As the Nursing Informatics (NI) Master’s degree program draws closer to an end, this author begins to think towards current real-world issues in NI, as well as how they can be addressed with the Walden spirit of positive social change. Frequent perusal of the Fierce Healthcare website allows readers to become and remain familiar with current issues in clinical and nursing informatics. The purposes of this paper are to summarize articles found on the Fierce Healthcare website, and explain how the website - combined with a Walden education - can initiate a better healthcare for tomorrow.
Today’s most controversial healthcare debates all surround the subject of healthcare information technology (HIT), and the topics are vast. From the Healthcare.gov debacle to the upcoming ICD-10 conversion, there is anything but a lack of conversation. Of particular interest is the subject of Meaningful Use (MU), which will begin Stage 2 attestation in fiscal year 2014 (Center for Medicare & Medicaid Services [CMS], 2012).
An article by Shaw (2013, October 10) covers the presentation given by former National Coordinator for HIT, Farzad Mostashari, at the College of Healthcare Information Management Executives (CHIME) annual symposium. Mostashari candidly discussed his doubts about a delay in MU Stage 2, contrary to the innumerable existing barriers. While MU criteria are founded on the presumption that HIT leads to improved patient outcomes, it is forcing a total transformation of the traditional healthcare delivery practices of American society. Providers, patients, and organizations, especially those in rural America, are ill prepared for this adjustment. A cultural change is needed to mitigate this challenge, which is further complicated by the MU timelines and pressures of concurrent programs such as the ICD-10 conversion. Although the obstacles are seemingly foreboding, Mostashari encourages leaders to look to sub-regulatory guidance, like exemptions, to avoid reimbursement penalties from CMS.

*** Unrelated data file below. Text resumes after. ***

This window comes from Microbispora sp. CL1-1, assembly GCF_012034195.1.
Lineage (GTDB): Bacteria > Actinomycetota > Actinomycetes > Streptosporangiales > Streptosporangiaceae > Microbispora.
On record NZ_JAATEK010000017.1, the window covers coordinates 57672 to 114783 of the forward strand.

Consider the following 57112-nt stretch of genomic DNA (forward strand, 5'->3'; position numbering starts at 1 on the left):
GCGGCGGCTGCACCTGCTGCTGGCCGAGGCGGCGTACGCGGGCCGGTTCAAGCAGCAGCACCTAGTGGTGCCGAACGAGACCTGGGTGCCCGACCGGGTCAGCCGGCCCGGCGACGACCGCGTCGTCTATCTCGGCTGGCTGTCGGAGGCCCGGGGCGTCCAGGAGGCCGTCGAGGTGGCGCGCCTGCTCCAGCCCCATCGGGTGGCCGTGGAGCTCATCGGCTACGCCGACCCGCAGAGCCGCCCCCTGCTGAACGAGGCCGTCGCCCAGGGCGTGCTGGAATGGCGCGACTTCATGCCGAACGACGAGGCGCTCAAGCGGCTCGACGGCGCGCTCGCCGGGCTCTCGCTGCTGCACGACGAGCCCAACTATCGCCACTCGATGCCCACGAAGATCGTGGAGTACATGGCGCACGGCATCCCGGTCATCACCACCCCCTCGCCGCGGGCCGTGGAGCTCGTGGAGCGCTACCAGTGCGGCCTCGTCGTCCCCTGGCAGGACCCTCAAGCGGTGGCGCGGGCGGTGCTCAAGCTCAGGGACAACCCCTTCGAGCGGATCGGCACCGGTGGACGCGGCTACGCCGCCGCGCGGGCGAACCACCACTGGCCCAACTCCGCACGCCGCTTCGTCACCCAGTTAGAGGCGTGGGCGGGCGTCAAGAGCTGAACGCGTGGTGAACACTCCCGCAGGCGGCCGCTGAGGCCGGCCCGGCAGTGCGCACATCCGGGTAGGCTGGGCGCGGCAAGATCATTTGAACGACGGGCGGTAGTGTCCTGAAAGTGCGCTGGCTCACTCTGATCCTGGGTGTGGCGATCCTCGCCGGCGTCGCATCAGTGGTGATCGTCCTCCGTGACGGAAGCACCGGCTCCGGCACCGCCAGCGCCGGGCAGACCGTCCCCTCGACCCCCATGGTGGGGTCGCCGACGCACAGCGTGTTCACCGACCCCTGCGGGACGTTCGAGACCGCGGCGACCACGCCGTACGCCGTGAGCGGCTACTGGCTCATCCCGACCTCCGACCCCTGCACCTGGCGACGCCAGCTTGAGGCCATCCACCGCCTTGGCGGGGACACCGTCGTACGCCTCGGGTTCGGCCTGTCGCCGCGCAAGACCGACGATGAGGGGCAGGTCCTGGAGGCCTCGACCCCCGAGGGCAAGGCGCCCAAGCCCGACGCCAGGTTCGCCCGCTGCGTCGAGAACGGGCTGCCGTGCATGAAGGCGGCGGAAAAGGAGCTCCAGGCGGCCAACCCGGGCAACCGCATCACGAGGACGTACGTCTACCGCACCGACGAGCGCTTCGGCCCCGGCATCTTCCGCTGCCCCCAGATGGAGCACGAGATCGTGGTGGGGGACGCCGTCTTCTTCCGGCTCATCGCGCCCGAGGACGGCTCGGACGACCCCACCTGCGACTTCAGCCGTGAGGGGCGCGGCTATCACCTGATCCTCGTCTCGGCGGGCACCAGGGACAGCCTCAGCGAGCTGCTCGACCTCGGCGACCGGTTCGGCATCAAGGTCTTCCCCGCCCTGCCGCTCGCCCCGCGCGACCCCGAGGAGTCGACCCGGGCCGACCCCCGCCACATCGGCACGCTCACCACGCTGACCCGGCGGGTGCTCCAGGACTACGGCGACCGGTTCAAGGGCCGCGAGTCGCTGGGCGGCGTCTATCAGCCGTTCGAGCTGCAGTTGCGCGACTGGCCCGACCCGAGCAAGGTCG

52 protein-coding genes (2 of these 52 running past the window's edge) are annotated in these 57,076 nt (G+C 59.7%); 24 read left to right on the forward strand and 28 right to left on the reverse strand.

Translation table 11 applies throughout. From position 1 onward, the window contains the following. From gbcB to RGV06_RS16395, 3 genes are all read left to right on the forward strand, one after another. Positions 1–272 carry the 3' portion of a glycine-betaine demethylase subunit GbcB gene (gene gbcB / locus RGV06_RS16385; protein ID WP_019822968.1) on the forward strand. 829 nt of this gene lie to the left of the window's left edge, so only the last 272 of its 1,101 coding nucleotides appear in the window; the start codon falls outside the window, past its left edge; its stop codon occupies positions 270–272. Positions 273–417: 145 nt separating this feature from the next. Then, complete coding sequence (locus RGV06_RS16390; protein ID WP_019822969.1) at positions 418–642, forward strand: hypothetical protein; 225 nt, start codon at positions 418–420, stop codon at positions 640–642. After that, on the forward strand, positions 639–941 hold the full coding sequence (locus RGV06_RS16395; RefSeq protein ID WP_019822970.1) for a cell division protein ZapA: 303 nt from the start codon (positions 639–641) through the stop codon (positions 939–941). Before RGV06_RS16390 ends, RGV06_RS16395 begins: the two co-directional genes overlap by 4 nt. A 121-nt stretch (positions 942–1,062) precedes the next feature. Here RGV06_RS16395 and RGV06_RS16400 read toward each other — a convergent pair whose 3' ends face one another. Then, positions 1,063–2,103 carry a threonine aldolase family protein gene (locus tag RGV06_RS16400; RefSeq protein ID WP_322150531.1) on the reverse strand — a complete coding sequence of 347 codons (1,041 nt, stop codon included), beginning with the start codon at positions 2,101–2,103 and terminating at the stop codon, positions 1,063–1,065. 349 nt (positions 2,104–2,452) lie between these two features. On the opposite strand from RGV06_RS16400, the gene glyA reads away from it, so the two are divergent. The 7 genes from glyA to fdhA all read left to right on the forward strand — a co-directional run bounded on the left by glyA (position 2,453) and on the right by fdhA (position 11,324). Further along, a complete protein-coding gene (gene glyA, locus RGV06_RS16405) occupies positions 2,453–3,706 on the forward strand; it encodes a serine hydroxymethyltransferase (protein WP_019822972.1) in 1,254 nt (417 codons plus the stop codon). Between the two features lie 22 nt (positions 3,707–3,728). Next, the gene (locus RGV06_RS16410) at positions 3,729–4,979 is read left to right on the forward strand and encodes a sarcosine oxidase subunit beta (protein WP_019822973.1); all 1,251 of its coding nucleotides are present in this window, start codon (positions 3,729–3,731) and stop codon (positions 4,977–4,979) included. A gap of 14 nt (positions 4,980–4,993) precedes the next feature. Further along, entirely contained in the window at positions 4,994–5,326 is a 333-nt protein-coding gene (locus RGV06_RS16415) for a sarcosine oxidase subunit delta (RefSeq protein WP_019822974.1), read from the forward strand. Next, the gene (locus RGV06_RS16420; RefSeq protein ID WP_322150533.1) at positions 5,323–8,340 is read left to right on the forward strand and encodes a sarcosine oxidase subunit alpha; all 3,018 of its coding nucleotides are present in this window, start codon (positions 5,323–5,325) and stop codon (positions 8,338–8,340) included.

Hirsch (2013, October 23) addresses MU audits and some common practices that result in failure. The article summarizes some common mistakes made by healthcare organizations that can lead to a potential loss of CMS incentives payments for an entire year. Some of those errors include not assigning the audit responsibilities to one person, not understanding specific MU criteria, inadequate documentation, not accepting full accountability, and not performing...